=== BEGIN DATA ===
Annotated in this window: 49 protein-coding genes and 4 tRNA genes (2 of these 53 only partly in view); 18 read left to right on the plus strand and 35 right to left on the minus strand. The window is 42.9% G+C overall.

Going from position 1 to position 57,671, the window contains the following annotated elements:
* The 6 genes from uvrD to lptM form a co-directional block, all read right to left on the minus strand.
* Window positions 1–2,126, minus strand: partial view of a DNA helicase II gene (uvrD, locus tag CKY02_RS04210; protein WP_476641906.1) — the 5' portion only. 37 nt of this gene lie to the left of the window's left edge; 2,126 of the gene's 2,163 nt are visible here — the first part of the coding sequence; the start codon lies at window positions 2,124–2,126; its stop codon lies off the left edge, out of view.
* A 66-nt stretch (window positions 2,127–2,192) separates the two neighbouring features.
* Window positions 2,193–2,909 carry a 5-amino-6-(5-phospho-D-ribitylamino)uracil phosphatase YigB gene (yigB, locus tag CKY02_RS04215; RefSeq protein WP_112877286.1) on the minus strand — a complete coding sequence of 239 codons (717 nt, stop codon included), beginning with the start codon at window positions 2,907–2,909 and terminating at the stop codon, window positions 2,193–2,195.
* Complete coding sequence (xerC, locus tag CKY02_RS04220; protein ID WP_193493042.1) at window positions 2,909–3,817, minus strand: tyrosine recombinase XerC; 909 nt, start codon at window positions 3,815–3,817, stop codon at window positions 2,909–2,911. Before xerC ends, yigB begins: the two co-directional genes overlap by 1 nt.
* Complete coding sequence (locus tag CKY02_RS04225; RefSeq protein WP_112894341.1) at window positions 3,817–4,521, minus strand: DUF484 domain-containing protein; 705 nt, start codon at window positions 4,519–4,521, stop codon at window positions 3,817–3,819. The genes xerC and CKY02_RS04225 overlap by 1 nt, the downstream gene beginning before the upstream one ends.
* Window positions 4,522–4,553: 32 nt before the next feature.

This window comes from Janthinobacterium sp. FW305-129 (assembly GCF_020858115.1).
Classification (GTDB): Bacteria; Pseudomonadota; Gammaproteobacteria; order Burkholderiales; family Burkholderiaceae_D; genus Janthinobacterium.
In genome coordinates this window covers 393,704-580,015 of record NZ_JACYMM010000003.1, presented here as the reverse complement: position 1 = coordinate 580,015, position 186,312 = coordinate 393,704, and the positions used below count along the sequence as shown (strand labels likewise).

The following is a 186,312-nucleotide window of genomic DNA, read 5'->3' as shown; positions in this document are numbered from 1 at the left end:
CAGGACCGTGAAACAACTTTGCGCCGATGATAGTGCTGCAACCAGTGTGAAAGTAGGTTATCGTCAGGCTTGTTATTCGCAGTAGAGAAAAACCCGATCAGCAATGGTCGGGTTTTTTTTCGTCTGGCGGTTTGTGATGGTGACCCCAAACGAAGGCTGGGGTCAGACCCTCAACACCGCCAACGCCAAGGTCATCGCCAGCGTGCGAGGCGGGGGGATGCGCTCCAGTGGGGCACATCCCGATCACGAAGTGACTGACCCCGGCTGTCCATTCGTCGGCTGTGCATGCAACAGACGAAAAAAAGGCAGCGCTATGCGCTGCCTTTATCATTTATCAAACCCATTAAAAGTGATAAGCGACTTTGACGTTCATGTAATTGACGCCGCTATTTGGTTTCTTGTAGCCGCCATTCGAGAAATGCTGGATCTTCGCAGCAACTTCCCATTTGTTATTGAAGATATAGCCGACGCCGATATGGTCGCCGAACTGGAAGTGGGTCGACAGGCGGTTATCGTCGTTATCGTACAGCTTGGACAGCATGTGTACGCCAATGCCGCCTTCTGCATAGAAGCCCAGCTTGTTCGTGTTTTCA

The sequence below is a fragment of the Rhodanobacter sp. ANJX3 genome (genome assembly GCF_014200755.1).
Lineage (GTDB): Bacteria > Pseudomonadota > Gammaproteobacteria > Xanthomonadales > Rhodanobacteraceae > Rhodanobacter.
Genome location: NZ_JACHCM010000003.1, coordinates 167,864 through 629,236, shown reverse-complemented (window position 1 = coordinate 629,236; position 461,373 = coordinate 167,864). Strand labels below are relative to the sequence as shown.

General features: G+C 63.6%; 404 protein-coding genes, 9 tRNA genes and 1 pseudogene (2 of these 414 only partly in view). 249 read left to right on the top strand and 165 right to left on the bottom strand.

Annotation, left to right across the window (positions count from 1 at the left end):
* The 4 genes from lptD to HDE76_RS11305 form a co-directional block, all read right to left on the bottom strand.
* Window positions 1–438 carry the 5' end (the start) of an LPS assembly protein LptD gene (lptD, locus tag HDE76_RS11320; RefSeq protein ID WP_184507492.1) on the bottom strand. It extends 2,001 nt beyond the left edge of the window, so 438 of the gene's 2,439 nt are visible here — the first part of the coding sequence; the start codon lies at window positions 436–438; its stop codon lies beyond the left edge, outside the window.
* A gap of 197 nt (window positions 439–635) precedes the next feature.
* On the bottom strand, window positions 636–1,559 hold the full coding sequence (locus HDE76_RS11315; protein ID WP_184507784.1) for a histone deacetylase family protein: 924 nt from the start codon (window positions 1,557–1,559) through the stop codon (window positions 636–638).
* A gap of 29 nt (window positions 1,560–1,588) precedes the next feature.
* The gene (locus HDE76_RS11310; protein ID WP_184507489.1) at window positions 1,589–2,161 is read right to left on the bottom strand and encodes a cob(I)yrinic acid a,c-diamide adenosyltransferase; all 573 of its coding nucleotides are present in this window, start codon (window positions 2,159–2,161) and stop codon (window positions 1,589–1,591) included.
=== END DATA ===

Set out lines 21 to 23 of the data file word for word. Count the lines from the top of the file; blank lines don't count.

* Window positions 1–438 carry the 5' end (the start) of an LPS assembly protein LptD gene (lptD, locus tag HDE76_RS11320; RefSeq protein ID WP_184507492.1) on the bottom strand. It extends 2,001 nt beyond the left edge of the window, so 438 of the gene's 2,439 nt are visible here — the first part of the coding sequence; the start codon lies at window positions 436–438; its stop codon lies beyond the left edge, outside the window.
* A gap of 197 nt (window positions 439–635) precedes the next feature.
* On the bottom strand, window positions 636–1,559 hold the full coding sequence (locus HDE76_RS11315; protein ID WP_184507784.1) for a histone deacetylase family protein: 924 nt from the start codon (window positions 1,557–1,559) through the stop codon (window positions 636–638).